And that applies to everyone. Even if you started your business because work was there for the taking, even if you’re committed to being a solopreneur or business-of-one forever rather than pursuing a growth strategy, you need to have ways of topping up your sales funnel, and not being overly dependent on too narrow a source of work. Having a solid prospecting strategy protects your ongoing income stream, and however reliable or consistent your client base, you need to pay some attention to your options.
Sometimes people worry about prospecting as they think it means a hard sell and going in cold to promote yourself — well, there are ways to do that, which we will cover at the end below, but the good news is that many of your potential prospects are much closer and warmer than you think.
In fact, they could be right in front of you.
Every business, every offering, is unique — and what follows are some possibilities which might or might not apply to your business:
Start with your existing customers
Yes, that may sound counterintuitive, but your best customer is definitely the one you already have. Depending on your line of work, if it’s particularly project-driven, you might see each contract as a one-off or occasional activity — but in most cases the fact that someone has bought from you once means they’re at least in the ballpark target for doing so again in the future.
So, treat every client as your next regular cash-cow, in terms of the excellence of the service you give them. Be reliable, be consistent, be a pleasure to deal with in all circumstances. Under-promise, and over-deliver — never the other way around! Add value where you can, with suggestions and ideas, that go beyond the scope of the work — lending your expertise costs nothing, and helps to position you as an expert in your field.
Your existing customers already know what you do, and can be regarded as prospects in lots of different ways, including:
Most obviously, would they care for some more of the same? If your product or service is something people buy regularly, it would be great if they next bought it from you. Make sure they’re happy — perhaps you could check in on their satisfaction as a follow-up after a relevant period, and then (IF they are satisfied) you could offer a returning customer deal (not necessarily a discount, be creative, and try to raise the value rather than reduce the cost).
Could you propose some kind of retainer or subscription offering, which means regular work for you, and a steady service for them?
Could you “productise” a service, to make it easier to buy on a regular basis? For example, if you wrote a blog post, could you offer a package of weekly posting, combined with social media promotion?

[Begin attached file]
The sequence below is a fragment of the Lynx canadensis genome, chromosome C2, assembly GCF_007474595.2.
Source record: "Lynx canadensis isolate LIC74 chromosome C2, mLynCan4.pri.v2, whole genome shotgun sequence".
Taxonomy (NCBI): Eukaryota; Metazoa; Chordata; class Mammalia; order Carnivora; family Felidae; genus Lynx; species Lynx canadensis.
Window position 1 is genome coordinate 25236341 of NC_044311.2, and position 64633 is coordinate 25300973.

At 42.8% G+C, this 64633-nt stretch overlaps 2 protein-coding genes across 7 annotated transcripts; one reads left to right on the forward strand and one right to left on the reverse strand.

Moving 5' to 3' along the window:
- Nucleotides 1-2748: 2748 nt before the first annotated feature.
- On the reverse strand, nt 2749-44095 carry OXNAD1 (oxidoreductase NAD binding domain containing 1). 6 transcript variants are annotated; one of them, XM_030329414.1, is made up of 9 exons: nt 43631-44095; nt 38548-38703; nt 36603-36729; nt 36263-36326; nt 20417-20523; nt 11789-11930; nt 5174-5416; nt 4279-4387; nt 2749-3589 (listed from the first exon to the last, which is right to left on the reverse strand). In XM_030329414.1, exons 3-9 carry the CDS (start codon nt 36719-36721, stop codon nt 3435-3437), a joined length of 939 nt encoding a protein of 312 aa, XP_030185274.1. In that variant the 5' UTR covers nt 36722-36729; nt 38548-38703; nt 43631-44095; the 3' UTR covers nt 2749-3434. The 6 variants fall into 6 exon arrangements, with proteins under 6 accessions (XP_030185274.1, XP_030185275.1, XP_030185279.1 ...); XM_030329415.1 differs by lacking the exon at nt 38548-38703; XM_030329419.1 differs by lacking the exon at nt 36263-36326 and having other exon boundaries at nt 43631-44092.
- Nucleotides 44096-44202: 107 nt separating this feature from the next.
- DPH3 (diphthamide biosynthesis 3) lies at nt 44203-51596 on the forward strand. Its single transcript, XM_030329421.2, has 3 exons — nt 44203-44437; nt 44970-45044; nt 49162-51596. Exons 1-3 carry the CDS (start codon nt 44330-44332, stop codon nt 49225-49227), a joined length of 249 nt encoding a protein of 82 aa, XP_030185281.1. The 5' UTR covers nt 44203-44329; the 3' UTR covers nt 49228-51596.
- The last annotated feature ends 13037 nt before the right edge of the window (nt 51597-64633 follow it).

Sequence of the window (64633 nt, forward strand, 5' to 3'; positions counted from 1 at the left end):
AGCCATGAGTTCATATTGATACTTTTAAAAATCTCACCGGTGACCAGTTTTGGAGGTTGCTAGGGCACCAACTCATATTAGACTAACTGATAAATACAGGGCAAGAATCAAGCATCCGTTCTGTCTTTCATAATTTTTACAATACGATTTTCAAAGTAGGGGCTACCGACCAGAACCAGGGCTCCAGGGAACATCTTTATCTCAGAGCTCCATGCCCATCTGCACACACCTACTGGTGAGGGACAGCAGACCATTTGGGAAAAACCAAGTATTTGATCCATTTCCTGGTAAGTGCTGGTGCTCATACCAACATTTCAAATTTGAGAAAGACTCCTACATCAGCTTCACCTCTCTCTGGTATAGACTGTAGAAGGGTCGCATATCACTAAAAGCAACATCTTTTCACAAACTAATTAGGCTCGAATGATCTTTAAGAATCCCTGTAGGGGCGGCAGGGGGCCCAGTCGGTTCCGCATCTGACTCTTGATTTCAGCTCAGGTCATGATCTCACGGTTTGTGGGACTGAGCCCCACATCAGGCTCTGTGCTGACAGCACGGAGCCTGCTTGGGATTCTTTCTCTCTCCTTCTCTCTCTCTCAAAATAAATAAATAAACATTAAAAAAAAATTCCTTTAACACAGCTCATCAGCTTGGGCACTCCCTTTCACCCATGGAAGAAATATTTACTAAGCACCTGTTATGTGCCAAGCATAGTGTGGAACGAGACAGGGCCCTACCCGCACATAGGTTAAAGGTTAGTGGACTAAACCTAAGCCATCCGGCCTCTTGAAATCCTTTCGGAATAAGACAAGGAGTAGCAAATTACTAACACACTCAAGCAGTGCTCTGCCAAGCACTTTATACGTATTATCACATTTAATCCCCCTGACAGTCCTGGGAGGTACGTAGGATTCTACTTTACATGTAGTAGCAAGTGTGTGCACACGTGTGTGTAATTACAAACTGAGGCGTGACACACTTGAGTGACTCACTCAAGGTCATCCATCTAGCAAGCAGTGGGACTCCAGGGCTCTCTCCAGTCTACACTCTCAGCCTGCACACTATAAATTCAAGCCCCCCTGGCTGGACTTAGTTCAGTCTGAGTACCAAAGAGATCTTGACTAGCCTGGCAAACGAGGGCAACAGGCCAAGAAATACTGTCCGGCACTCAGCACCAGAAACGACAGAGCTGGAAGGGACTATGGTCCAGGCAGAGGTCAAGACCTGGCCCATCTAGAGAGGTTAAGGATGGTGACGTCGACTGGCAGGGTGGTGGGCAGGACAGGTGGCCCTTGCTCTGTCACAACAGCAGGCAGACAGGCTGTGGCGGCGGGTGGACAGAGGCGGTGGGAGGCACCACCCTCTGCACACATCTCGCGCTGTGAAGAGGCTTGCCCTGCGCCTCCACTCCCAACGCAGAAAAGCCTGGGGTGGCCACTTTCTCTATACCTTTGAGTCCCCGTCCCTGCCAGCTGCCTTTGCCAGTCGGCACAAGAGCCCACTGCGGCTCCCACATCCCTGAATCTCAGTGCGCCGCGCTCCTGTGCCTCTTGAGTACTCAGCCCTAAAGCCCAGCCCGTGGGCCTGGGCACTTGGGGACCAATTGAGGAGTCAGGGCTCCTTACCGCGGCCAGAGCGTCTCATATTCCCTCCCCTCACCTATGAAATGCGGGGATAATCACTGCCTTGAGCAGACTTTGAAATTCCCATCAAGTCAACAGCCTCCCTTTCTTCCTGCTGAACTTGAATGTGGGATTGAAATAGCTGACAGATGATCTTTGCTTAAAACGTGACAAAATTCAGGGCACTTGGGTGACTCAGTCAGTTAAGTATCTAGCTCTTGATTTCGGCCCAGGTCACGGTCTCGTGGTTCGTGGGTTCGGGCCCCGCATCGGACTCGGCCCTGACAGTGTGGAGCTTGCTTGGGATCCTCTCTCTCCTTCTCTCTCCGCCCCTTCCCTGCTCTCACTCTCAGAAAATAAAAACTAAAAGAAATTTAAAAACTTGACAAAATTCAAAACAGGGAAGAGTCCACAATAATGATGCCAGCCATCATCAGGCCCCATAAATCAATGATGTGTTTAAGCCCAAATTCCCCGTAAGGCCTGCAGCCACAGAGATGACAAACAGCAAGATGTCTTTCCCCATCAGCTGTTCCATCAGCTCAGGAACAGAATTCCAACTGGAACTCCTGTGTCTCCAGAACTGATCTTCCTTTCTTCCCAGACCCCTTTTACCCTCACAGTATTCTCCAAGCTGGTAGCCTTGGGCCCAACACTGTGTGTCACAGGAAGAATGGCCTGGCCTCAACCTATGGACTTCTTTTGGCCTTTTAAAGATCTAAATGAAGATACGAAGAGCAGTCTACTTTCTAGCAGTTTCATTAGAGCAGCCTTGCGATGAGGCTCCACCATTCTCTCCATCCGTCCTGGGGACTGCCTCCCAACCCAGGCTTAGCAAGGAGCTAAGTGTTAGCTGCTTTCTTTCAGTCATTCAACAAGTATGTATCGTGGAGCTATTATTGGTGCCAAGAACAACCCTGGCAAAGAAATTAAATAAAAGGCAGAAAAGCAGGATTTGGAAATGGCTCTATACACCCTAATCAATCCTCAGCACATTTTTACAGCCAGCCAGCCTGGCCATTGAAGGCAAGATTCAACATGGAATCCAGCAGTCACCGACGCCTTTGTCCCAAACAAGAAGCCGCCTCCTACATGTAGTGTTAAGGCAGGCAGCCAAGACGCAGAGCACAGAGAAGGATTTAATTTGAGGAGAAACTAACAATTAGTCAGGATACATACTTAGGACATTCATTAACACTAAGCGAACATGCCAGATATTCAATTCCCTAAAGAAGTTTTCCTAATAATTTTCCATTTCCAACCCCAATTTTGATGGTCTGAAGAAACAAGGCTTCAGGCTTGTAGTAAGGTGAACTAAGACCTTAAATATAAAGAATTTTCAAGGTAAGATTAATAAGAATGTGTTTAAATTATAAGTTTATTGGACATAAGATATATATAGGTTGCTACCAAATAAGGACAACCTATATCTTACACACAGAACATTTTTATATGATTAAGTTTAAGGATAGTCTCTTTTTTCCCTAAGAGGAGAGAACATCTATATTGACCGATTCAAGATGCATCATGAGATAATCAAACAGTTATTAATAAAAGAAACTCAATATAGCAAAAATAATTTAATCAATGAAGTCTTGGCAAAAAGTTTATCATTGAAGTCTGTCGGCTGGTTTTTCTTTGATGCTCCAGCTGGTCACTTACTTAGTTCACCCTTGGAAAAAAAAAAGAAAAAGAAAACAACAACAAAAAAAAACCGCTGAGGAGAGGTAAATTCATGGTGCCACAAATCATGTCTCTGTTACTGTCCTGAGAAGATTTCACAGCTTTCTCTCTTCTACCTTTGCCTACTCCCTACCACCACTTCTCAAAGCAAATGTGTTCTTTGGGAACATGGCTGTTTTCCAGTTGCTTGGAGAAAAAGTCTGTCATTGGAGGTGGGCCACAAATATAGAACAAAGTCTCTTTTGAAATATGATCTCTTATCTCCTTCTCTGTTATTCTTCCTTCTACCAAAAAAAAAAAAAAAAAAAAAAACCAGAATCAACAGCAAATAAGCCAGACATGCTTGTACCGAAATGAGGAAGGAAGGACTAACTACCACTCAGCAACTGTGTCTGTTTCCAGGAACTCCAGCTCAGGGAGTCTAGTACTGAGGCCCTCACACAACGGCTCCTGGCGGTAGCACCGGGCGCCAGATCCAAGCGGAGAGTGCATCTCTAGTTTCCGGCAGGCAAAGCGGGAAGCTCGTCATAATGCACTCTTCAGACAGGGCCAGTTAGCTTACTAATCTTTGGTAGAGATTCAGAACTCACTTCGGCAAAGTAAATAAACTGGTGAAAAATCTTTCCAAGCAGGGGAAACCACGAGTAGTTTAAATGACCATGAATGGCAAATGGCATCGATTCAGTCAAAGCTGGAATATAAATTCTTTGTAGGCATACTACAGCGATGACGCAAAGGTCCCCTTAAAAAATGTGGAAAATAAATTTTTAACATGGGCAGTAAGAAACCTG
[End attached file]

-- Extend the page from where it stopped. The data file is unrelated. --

Thinking about what they bought from you, can you anticipate additional needs, needs they might not have considered you could supply? They might not even be aware of your full offering, so you can take any appropriate opportunity to highlight your adjacent services, in a way that is helpful and relevant to what you see they might need. Here is a nice way to get this done:
“I am so glad you’re happy with your trade show graphics — did you know we also do packaging design and procurement as well?”
“It’s great to hear that the food at the party was so popular. Don’t forget that in addition to special events like that, we also do a full range of daily lunch deliveries in your area, I can drop in a menu next time we’re passing...”
Market insight and feedback
Even if your customer doesn’t want to buy from you again — in fact, particularly if they do not — you can still learn a great deal from talking to them. Could they spare the time for a quick call? Could you buy them a coffee, or offer a donation to a cause of their choice in exchange for a virtual coffee?
If you are granted this gift use it well, to get to know their needs and pain points, what the gaps in the market are. Who are they? All of your marketing and advertising will be so much better targeted if you have a clear portrait of your ideal customer. Be respectful of their time — stick to the length agreed in advance, and spend the time listening to them, this is NOT a sales call: though it may be appropriate to seek their feedback about something new you’re cooking up, it’s not the time to try and close on it.